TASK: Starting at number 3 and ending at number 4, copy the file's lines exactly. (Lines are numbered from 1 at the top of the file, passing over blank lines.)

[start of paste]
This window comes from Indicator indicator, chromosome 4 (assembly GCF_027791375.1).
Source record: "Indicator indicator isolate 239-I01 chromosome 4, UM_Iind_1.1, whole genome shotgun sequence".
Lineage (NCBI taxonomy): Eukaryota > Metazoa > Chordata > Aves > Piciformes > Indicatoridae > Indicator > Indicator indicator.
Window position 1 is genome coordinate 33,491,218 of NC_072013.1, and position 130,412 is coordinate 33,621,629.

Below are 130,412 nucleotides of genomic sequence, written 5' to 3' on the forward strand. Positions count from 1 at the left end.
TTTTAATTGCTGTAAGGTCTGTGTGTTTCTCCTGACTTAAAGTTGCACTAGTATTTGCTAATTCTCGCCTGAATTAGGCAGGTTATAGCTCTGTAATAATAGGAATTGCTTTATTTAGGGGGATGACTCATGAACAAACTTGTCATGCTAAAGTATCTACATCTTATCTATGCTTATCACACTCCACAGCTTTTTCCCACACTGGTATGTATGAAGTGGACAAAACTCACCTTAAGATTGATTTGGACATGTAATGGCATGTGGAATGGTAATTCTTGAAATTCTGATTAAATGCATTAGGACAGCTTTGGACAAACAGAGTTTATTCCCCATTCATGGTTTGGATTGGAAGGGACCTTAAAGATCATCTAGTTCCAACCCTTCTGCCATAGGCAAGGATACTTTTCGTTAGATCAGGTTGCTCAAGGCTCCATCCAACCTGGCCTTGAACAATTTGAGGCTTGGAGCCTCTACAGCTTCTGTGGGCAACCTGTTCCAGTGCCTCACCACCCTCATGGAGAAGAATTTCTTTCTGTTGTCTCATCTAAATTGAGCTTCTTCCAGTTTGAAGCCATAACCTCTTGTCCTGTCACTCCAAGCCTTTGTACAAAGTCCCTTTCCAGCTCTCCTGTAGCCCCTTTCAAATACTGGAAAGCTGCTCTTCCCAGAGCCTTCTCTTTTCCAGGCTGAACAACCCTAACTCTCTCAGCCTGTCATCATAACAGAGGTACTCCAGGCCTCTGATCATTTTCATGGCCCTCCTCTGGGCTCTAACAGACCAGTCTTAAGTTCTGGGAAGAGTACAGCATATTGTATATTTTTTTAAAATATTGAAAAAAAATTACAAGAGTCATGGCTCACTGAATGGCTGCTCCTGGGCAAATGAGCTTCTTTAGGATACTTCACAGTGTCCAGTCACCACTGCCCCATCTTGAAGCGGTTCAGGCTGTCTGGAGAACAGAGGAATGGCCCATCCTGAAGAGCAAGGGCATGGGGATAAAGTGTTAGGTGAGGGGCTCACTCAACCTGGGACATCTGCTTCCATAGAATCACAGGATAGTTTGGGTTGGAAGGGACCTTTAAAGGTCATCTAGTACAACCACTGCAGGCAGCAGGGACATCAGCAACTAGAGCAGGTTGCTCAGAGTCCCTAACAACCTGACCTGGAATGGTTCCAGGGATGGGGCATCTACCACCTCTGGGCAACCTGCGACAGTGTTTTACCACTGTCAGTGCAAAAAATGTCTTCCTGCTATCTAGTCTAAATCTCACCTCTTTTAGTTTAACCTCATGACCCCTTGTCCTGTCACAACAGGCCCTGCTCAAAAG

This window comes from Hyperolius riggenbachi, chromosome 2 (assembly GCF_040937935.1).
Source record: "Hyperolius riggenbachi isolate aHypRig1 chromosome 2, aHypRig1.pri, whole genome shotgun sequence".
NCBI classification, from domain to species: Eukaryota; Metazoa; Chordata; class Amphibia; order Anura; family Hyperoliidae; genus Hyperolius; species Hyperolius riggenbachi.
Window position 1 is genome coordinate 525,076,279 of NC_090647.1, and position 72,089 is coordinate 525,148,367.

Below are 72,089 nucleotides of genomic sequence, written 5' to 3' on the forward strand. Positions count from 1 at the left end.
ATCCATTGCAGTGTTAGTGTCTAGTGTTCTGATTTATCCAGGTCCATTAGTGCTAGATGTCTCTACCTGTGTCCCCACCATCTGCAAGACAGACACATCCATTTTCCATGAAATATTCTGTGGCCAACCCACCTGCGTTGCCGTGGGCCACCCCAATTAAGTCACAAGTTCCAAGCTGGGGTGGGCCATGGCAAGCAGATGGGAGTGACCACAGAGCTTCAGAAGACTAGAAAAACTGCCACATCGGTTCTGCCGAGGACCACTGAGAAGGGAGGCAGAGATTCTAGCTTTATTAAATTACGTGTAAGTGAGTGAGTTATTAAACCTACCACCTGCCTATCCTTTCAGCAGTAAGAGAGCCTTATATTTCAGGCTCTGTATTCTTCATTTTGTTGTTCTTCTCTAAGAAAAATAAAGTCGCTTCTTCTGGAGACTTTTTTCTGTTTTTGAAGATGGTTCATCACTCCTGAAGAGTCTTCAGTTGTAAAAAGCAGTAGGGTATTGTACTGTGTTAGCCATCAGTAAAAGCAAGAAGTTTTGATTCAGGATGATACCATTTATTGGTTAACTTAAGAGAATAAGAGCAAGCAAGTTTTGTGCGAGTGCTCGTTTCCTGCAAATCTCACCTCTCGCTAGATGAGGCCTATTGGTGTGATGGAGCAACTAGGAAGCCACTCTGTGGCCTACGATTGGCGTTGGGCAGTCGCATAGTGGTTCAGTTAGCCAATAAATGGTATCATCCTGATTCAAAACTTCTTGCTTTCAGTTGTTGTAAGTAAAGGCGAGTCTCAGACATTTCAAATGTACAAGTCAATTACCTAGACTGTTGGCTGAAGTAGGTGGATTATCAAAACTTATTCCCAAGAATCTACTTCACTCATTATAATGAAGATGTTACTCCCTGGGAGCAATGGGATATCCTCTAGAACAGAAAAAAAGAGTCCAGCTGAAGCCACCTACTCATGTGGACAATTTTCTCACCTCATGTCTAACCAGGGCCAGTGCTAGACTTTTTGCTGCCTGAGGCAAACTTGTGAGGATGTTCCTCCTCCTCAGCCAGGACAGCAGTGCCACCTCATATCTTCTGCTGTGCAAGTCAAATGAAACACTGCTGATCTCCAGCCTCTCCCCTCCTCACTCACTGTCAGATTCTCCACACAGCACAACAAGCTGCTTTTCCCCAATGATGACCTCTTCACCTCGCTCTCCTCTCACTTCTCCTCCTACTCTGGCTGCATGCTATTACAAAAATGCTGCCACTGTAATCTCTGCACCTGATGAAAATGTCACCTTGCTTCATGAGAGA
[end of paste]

Lineage (NCBI taxonomy): Eukaryota > Metazoa > Chordata > Aves > Piciformes > Indicatoridae > Indicator > Indicator indicator.
Window position 1 is genome coordinate 33,491,218 of NC_072013.1, and position 130,412 is coordinate 33,621,629.